Lando Norris might be about to prove pundits right over Mercedes’ George Russell call

Top Gear: Lando Norris performs donuts after completing lap

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The tears that streamed down the face of Lando Norris spoke louder than any words. Having led the Russian Grand Prix since lap 13, and defiantly held off Lewis Hamilton in the closing stages, a cruel twist of fate had ultimately scuppered his hopes of a maiden F1 win.

Late downpours had prompted Hamilton, and many others, into an impromptu pit stop. To the contrary, Norris and McLaren chose to gamble and stay out on dry-weather tyres in the hope the 22-year-old could nurse his tyres home.

It proved mission impossible, and by the time Norris did pit, the chance of a race win had elapsed and he would eventually finish seventh.

But his short-term heartbreak prompted long-term intrigue. Having qualified on pole, it was a weekend where Norris undoubtedly proved he could compete at the top end of F1. To delve deeper, would be to ask if Sochi will one day be seen as the catalyst for a world title win?

Admittedly, career stats of no wins, one pole position and five podium placements in 60 races, plus a most recent finish of sixth in the standings, appears a slightly underwhelming platform from which to launch a world title assault.

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Norris’ eventual total of 160 points in 2021 was more than 200 behind title winner Max Verstappen and runner-up Hamilton, and the pair’s combined total of 18 wins from 22 Grands Prix amounted to a gap between them and the rest that was, at the very least, substantial.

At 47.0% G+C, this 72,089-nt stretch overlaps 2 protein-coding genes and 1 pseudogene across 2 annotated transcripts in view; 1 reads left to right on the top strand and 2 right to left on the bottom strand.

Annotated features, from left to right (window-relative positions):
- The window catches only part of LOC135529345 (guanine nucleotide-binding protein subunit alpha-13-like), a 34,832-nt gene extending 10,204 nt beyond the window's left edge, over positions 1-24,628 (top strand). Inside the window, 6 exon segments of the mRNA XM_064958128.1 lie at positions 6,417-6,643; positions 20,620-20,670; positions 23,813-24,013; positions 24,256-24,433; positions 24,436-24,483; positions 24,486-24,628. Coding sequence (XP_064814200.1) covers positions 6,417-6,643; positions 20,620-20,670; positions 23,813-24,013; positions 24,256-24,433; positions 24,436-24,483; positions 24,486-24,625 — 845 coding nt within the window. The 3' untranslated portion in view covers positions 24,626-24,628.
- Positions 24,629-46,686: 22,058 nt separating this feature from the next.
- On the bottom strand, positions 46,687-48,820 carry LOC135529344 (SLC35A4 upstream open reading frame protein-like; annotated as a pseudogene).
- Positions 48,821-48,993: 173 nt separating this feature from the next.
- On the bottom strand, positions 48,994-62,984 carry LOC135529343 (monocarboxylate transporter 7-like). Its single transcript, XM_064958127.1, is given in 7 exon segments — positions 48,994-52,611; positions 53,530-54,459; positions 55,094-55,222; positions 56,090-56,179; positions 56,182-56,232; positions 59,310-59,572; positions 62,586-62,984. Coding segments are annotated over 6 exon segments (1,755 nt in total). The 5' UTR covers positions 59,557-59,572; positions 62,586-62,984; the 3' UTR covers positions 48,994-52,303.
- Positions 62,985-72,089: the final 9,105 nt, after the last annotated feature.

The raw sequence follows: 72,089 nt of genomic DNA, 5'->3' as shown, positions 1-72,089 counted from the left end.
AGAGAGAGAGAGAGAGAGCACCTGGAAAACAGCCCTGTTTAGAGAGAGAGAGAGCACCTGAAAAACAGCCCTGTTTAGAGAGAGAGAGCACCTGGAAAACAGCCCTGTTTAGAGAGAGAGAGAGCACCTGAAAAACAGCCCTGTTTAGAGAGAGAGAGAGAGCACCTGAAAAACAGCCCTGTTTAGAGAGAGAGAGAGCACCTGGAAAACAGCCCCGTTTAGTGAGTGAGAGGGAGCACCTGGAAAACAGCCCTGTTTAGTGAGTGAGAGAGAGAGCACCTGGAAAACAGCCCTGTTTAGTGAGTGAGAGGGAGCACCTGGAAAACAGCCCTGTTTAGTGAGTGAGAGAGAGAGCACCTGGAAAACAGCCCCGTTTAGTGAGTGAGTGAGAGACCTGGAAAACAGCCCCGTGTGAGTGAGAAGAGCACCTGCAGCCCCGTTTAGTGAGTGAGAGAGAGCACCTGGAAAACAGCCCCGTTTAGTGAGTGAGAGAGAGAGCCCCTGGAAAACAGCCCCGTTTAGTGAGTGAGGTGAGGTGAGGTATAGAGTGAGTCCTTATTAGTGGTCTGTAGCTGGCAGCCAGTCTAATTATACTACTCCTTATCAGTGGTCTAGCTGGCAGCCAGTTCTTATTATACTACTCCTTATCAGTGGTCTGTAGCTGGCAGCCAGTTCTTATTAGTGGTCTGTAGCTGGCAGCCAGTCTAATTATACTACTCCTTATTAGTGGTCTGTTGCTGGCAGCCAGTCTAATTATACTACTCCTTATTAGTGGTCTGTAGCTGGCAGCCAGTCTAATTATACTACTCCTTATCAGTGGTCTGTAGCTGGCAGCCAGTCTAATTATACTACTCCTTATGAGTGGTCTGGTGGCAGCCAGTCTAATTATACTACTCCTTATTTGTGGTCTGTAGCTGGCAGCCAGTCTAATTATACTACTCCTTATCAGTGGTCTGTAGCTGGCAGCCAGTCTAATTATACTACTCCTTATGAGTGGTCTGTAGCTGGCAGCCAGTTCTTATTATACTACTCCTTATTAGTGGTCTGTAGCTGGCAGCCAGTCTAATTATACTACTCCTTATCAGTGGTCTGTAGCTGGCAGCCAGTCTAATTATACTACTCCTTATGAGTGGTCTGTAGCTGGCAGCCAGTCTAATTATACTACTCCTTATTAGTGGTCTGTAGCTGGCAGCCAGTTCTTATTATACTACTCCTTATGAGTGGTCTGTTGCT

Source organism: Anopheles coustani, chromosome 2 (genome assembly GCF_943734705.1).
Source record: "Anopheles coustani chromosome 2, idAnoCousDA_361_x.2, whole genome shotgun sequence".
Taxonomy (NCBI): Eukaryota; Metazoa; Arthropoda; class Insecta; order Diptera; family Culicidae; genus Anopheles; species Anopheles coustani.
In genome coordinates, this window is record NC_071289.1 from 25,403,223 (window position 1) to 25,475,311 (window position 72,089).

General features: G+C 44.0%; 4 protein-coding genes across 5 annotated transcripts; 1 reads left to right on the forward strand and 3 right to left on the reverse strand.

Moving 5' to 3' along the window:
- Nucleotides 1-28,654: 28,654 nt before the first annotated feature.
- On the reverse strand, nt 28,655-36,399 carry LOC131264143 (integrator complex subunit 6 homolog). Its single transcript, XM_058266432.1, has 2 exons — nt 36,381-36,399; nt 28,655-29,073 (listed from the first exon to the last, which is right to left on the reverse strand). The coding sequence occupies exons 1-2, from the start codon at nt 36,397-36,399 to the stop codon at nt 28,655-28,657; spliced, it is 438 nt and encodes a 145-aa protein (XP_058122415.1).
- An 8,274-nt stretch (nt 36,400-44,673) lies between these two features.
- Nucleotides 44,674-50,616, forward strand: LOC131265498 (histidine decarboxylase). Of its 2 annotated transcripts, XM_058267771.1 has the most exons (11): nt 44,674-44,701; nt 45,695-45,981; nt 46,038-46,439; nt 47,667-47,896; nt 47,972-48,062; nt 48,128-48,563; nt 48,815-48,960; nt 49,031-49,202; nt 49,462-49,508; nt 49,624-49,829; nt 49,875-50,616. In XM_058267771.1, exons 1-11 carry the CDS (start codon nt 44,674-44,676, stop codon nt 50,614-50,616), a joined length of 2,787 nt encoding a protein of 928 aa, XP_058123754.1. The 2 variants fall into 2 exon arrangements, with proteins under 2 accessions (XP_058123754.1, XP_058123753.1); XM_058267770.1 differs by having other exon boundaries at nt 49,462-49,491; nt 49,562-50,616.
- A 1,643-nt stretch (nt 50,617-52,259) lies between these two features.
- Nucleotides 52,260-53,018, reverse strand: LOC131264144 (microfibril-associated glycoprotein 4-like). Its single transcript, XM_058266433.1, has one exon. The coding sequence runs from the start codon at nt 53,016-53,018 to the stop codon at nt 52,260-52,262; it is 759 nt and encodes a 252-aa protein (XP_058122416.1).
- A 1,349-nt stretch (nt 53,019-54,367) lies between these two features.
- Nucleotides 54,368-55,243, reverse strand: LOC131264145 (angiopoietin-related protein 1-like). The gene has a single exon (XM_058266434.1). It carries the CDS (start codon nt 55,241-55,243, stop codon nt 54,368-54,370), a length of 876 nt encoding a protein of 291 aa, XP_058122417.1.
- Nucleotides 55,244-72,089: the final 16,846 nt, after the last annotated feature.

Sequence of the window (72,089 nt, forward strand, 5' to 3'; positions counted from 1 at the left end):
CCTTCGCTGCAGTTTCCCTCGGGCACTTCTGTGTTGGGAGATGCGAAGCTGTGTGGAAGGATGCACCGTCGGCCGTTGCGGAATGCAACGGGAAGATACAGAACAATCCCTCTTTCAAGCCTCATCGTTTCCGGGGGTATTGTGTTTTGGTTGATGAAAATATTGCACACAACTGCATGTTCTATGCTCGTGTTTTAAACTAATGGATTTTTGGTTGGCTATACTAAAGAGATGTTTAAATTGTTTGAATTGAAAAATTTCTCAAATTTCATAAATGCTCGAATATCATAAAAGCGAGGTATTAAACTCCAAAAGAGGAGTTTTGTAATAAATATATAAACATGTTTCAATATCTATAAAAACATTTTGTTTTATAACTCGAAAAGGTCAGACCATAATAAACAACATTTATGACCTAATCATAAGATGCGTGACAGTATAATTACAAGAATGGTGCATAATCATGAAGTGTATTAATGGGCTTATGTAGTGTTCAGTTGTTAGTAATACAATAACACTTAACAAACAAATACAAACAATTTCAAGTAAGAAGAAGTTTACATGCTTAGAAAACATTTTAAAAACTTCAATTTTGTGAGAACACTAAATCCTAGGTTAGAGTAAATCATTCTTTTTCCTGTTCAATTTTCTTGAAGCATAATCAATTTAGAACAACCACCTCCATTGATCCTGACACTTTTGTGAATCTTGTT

The sheer pace of Red Bull and Mercedes last season was such that in normal circumstances, touting any driver from the remainder of the pack to surpass both in 2022 would amount to wildly misplaced optimism.

However, the next campaign is intriguing for considerably more reasons than the prospect of Hamilton being hell-bent on revenge. New technical regulations will come into the sport, restricting aerodynamic testing and altering rules on tyre changes and power units.

Designed to make the sport more competitive, teams like McLaren, Ferrari, and even Alpine, have all been tipped for a tilt at upsetting the established order.

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The alterations should play into the hands of Norris and co. The numbers don’t tell the story of his last campaign, where he regularly proved a nuisance for the five drivers above him – such as the time he held off Hamilton in the sprint race in Monza.

While it was Daniel Ricciardo who took his team’s sole win at Monza, a race in which Norris was second, the British driver consistently outperformed his more esteemed teammate, and undoubtedly ended the campaign as McLaren’s premier driver.

Indeed, Norris possesses a maturity beyond his tender years. A sense of nerve, and composure, even when under pressure from those blessed with more formidable vehicles.

His social media presence, often viewed as a divisive and volatile concept for elite level sportspeople, hints at an individual unfazed by the limelight, something useful in a sport where intense scrutiny is impossible to avoid.

Such qualities, albeit more so the ones on the track as opposed to off them, have prompted many F1 pundits to argue Mercedes dropped a clanger when they opted for George Russell to replace Valtteri Bottas.

The time will come for Norris. He surely possesses too much talent for it not to. Asking for it to come in 2022 though, may be ambitious even with new regulations.

Should he defy expectations though, we could be in for another gripping title race – with an extra British dimension.

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